Podcast: Exercise and Mental Health

Let’s set the scene. 75% of mental health issues occur before the age of 25 and one in six Australians is currently suffering from depression and anxiety. One in six, let that sink in. That means, if you’ve been on a ZOOM call or spoken to a handful of friends in the past 24 hours, at least one of them is suffering. It’s scary. It’s real. However, we have a tool at our disposal that is so powerful it can not just change our outlook on life, but it can foster relationships, build resilience, and inspire people around you. You probably guessed it, exercise.

After reading this, we hope you start to reframe what it means to exercise. Let’s shift the needle from “I must do this to look a certain way” to “I do this because I want to feel mentally and physically great”.

The fitness industry is plagued with preconceived notions of six packs, clean eating, and an endless pursuit of the “perfect body”. It’s a shame, because there are so many other powerful benefits of movement that outweigh these aesthetic goals.

These are just three of the benefits that almost everyone who exercises will experience:

1.     Sharper memory and thinking

The same endorphins that make you feel happy and energised also help you concentrate and feel mentally sharp for tasks at hand. When we release these endorphins through exercise, you’ll feel more motivated and focus for longer throughout the day.

2.     Fosters a sense of achievement

Regular activity is an investment in your mind, body, and soul. When it becomes a habit, it can foster your sense of self-worth and make you feel strong and more powerful. You’ll naturally start to feel better about your appearance, and, by meeting even small exercise goals, foster a sense of achievement.

3.     Stronger resilience

When faced with mental or emotional challenges in life, exercise can help you build resilience and cope in a healthy way. This doesn’t just happen when we put ourselves in uncomfortable physical situations. It happens when you do something as simple as choosing to go for a walk/jog/run when you’re feeling anxious or tired or when you decide to wake up 30 minutes earlier to exercise before work.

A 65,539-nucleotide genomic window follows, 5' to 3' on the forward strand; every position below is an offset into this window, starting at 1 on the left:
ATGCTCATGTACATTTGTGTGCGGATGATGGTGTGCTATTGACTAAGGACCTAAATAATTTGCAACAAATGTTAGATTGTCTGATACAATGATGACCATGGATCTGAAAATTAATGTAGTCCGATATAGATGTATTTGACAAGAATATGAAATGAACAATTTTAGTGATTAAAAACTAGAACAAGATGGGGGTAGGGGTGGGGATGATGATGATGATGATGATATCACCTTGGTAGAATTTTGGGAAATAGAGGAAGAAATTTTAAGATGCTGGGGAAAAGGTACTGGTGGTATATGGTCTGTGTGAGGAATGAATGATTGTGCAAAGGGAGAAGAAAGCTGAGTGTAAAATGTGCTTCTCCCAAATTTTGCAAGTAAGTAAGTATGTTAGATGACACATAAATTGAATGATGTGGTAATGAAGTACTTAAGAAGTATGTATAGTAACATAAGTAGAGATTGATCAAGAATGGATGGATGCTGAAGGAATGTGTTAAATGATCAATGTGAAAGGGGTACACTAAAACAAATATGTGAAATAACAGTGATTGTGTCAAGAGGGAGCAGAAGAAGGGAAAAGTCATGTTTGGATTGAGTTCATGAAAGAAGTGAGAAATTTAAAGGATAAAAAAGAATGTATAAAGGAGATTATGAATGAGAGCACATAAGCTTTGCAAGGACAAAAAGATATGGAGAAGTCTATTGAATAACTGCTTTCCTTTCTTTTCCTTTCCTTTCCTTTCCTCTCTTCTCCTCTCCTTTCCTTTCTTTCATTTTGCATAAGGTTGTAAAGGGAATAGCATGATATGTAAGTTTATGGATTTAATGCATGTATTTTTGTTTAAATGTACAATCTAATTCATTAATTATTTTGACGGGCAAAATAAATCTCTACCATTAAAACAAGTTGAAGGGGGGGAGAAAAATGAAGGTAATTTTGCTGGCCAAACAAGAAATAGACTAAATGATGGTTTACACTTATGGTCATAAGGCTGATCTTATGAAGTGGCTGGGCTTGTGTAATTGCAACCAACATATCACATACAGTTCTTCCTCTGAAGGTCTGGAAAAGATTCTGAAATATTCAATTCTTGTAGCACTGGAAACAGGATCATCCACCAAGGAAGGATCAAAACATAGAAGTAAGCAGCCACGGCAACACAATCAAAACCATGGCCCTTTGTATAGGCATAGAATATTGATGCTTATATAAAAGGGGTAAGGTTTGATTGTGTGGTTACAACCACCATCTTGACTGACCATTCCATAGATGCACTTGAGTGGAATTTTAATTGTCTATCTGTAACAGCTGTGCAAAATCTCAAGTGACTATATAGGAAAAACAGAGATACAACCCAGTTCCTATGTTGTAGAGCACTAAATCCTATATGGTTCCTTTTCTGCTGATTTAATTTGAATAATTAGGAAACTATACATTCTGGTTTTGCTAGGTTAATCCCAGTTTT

So, why is this? What does exercise do for our brains?

When we exercise, the dopamine storage in our brain increases which triggers the creation of dopamine receptors in the “reward centre” of the brain. To strip the neuroscience WAY back, depression can occur when there is a deficit of serotonin, norepinephrine, and dopamine. This deficit can result in feeling fatigued, lacking concentration, feeling low and losing motivation. To help understand this we’ve broken each neurotransmitter down for you:

  1.     Dopamine

Dopamine is the chemical that mediates pleasure in the brain. It is released during pleasurable situations and stimulates you to seek out pleasurable activity or occupation. This is the neurotransmitter that is responsible for addiction.

  1.     Serotonin

Serotonin is the key hormone that stabilizes your mood, feelings of well-being, and happiness. This hormone impacts your entire body. It enables brain cells and other nervous system cells to communicate with each other. The more efficiently our cells can communicate, the better we’ll feel. 

  1.     Norepinephrine

Norepinephrine increases alertness and arousal, and speed’s reaction time. Norepinephrine has been shown to play a role in a person’s mood and ability to concentrate. Those who experience depression can often feel sluggish and foggy, this can be linked to low levels of norepinephrine. 

The science suggests that a regular exercise routine can bolster these neurotransmitters to not only help prevent depression and anxiety but drastically improve our stress management and focus.

When we exercise, we’re not just working our bodies. Imagine your mind is a muscle, the more we train it, the stronger it gets. Regardless of the type of exercise, the positive impacts of routine, challenging yourself, raising your heart rate and social engagement intertwine to help strengthen our minds for when we face adversity in work and life. If you’re someone in a high pressure job, or you find yourself at the mercy of stressful situations, exercise can be a tool to help manage this and more effectively tackle your hectic personal and professional life

Where do we go from here? 

Here are 4 key points to take away. 

To finish, when you combine an achievable goal, a sustainable mindset, accountability and a group of people who care about you, join you on the journey and cheer you on – the benefits and opportunities are truly life changing.

If you’re struggling or you know someone who is struggling, one of the greatest things we can do is listen. Too many times has someone opened up only to be shut down with an off the cuff response of “it’s okay, everyone goes through this”. It’s our duty as friends, family members or colleagues to support those around us, to encourage them that it’s okay to be struggling and that you’re there to listen.

If you need support, please call:

Lifeline Australia: 13 11 14 

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